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KARACHI: The cross-subsidisation of the residential and agriculture sectors by the industrial and commercial sectors is hampering the overall growth of the economy, because high electricity prices have a negative effect on power consumption and that eventually leads to less industrial growth and thus slows down the economic growth.

This was mentioned in a working paper of Policy Advisory Board of Federation of Pakistan Chambers of Commerce and Industry (FPCCI) entitled “Policy Advisory Board Unfair Power Tariff for Trade and Industry - Impact of Cross-Subsidisation”.

The Policy Advisory Board –FPCCI aims to provide research-based expert input for policy advocacy, ease of doing business initiatives, and formalize the business community’s inputs on policies to various government departments, ministries, and institutions.

Cross-subsidisation is the practice of financing one sector of the economy at the expense of another sector which is quite evident in the power sector of Pakistan. Industrial and commercial sectors are charged higher than the residential and agriculture sector consumers.

The shortfall for DISCOs, keeping the taxes and levies by NEPRA and GoP to zero, at the weighted average tariff (WAT) of Rs.16.53/ unit, amounts to Rs. 269 billion. The major chunk in this loss is incurred by “Residential” and “Agriculture” sectors; loss from residential and agriculture sector is around Rs.303 billion and Rs.65 billion, receptively; industrial, bulk supply and commercial sectors give a surplus of Rs.98 billion.

The residential and agriculture sector, on average, pay lower than recovery rate tariff (RRT), Rs. 18.32/ unit, whereas all other sectors and consumers pay much higher than these rates. Industrial and commercial sector consumers, on average, pay Rs. 4.06/unit and Rs. 11.5/unit more than RRT. The commercial and industrial sector consumers pay 63% and 22% more than the recovery rate, thus subsidizing the sectors where there is a shortfall.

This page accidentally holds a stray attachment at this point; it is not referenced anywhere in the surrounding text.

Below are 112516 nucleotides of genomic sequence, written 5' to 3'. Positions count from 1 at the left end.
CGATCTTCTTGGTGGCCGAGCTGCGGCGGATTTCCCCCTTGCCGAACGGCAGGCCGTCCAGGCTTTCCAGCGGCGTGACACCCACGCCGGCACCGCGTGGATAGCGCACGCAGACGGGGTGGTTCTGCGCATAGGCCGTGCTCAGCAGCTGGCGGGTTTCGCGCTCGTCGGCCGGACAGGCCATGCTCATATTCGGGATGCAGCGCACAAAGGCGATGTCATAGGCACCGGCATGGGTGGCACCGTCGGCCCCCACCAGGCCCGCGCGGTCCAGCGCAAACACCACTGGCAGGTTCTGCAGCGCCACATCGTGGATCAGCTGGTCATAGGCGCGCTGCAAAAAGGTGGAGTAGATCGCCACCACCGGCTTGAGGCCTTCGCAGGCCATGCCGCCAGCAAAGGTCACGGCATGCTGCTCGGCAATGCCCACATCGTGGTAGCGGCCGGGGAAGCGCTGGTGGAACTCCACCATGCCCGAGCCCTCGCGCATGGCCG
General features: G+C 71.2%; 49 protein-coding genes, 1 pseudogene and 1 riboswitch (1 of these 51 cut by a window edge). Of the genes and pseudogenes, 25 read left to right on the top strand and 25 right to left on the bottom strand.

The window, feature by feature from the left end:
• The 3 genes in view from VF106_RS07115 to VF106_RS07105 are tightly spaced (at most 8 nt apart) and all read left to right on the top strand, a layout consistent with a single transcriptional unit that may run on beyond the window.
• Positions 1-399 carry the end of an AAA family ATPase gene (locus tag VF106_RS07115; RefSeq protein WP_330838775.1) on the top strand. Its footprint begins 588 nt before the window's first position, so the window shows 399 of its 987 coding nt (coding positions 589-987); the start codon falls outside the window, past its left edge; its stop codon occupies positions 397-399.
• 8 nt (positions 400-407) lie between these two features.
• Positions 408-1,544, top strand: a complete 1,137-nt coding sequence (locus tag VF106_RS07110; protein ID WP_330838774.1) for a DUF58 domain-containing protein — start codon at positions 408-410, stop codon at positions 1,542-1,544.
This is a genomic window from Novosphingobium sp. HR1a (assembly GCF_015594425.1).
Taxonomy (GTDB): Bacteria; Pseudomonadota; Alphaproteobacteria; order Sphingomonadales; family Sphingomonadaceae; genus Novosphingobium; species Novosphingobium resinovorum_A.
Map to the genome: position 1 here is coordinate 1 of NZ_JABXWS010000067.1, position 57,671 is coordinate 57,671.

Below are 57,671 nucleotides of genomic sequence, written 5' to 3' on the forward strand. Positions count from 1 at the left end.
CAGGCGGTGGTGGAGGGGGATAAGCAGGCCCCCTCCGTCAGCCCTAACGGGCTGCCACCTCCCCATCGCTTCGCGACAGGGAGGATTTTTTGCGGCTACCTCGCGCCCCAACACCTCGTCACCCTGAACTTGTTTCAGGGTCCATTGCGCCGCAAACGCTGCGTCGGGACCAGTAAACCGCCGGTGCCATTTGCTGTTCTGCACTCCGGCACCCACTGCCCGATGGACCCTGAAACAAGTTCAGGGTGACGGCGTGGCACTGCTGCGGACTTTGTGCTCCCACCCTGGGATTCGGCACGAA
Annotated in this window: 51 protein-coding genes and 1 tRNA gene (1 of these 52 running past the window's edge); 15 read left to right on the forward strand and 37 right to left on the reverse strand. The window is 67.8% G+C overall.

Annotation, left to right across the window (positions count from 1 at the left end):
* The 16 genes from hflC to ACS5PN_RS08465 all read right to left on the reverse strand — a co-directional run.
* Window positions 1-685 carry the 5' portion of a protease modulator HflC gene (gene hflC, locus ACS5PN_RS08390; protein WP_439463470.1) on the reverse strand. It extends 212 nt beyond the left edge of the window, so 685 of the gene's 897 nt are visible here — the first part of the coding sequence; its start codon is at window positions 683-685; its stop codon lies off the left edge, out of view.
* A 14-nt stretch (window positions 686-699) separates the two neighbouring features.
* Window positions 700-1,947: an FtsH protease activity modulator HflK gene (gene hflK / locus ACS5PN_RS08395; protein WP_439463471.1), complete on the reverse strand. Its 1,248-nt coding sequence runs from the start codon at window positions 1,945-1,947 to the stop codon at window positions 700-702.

Industrial and commercial tariffs are lower than residential tariffs in many developing countries, especially the countries that have prioritized their industrial growth, i.e., Vietnam, South Africa, Morocco, Indonesia and Kenya. African countries like Mali, Uganda and Togo, which have lower nominal GDP/capita than Pakistan, prioritize their industries and charge lower business tariffs.

As a semi-industrialized country, Pakistan’s industrial and commercial sectors should be prioritized in order to boost economic activity. In the EU, the industries pay almost 42% less than the residential sector. Industrial electricity tariffs in Denmark, Germany, France and Spain are almost 50% lower than residential tariffs.

In the case of the US, where there is retail power market, the industries and commercial sector consumers are charged around 40% lower than the residential consumers in all states.

The price of electricity forms a major part of the total cost of production for industrial and commercial sectors; they should be charged at a price that allows electricity generation costs to be recovered, but in Pakistan, they are being excessively charged to cross-subsidize other sectors.

The higher tariffs compromise the overall competitiveness of the industry and consequently; it is imperative to reduce the costs for these productive sectors in order to help our industry regain its competitiveness. It is proposed to charge the commercial and the industrial sector at the weighted average tariff (WAT), apart from the taxes and surcharges.

If for the fiscal year 2020-2021, WAT would have been charged, industries and commercial sectors could have saved Rs.96 billion and Rs.85 billion, respectively.

The second solution is to charge the productive sectors at WAT and cross-subsidize the poor residential consumers with rich household consumers. Secondly, the low-income consumers may be paid subsidies directly through Ehsaas Program which will also help check the misuse of the present scheme of tariff concessions based on the quantum of consumption.

Copyright Business Recorder, 2021

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